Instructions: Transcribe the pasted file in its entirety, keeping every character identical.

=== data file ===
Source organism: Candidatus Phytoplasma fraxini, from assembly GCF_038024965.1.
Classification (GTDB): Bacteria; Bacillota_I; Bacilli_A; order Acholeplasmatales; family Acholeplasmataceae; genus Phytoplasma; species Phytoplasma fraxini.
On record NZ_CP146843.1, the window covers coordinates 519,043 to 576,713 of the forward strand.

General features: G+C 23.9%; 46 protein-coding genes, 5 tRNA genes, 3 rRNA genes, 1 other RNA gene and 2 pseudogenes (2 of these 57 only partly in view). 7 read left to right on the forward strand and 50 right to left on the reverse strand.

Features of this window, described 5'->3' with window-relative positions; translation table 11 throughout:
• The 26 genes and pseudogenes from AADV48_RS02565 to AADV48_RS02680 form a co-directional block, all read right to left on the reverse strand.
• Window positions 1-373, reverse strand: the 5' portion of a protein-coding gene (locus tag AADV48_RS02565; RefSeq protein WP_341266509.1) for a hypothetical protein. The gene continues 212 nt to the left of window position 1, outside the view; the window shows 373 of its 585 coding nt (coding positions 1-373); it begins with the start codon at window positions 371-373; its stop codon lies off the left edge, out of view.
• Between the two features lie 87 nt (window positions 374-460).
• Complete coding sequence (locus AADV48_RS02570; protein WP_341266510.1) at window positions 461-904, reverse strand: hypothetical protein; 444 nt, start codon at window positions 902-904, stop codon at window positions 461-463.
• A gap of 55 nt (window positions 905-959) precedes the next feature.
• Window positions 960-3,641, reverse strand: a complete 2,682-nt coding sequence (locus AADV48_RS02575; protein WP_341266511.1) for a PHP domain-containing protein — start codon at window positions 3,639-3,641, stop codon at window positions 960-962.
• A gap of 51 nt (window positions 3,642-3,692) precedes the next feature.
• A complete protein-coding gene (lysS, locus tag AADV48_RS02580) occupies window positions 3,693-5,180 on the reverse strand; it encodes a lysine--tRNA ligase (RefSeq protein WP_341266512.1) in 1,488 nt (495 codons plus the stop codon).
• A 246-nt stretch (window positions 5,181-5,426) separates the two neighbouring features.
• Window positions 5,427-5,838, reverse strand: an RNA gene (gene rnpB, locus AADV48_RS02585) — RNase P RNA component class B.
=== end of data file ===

Source organism: Candidatus Phytoplasma fraxini, from assembly GCF_038024965.1.
Classification (GTDB): Bacteria; Bacillota_I; Bacilli_A; order Acholeplasmatales; family Acholeplasmataceae; genus Phytoplasma; species Phytoplasma fraxini.
On record NZ_CP146843.1, the window covers coordinates 519,043 to 576,713 of the forward strand.

General features: G+C 23.9%; 46 protein-coding genes, 5 tRNA genes, 3 rRNA genes, 1 other RNA gene and 2 pseudogenes (2 of these 57 only partly in view). 7 read left to right on the forward strand and 50 right to left on the reverse strand.

Features of this window, described 5'->3' with window-relative positions; translation table 11 throughout:
• The 26 genes and pseudogenes from AADV48_RS02565 to AADV48_RS02680 form a co-directional block, all read right to left on the reverse strand.
• Window positions 1-373, reverse strand: the 5' portion of a protein-coding gene (locus tag AADV48_RS02565; RefSeq protein WP_341266509.1) for a hypothetical protein. The gene continues 212 nt to the left of window position 1, outside the view; the window shows 373 of its 585 coding nt (coding positions 1-373); it begins with the start codon at window positions 371-373; its stop codon lies off the left edge, out of view.
• Between the two features lie 87 nt (window positions 374-460).
• Complete coding sequence (locus AADV48_RS02570; protein WP_341266510.1) at window positions 461-904, reverse strand: hypothetical protein; 444 nt, start codon at window positions 902-904, stop codon at window positions 461-463.
• A gap of 55 nt (window positions 905-959) precedes the next feature.
• Window positions 960-3,641, reverse strand: a complete 2,682-nt coding sequence (locus AADV48_RS02575; protein WP_341266511.1) for a PHP domain-containing protein — start codon at window positions 3,639-3,641, stop codon at window positions 960-962.
• A gap of 51 nt (window positions 3,642-3,692) precedes the next feature.
• A complete protein-coding gene (lysS, locus tag AADV48_RS02580) occupies window positions 3,693-5,180 on the reverse strand; it encodes a lysine--tRNA ligase (RefSeq protein WP_341266512.1) in 1,488 nt (495 codons plus the stop codon).
• A 246-nt stretch (window positions 5,181-5,426) separates the two neighbouring features.
• Window positions 5,427-5,838, reverse strand: an RNA gene (gene rnpB, locus AADV48_RS02585) — RNase P RNA component class B.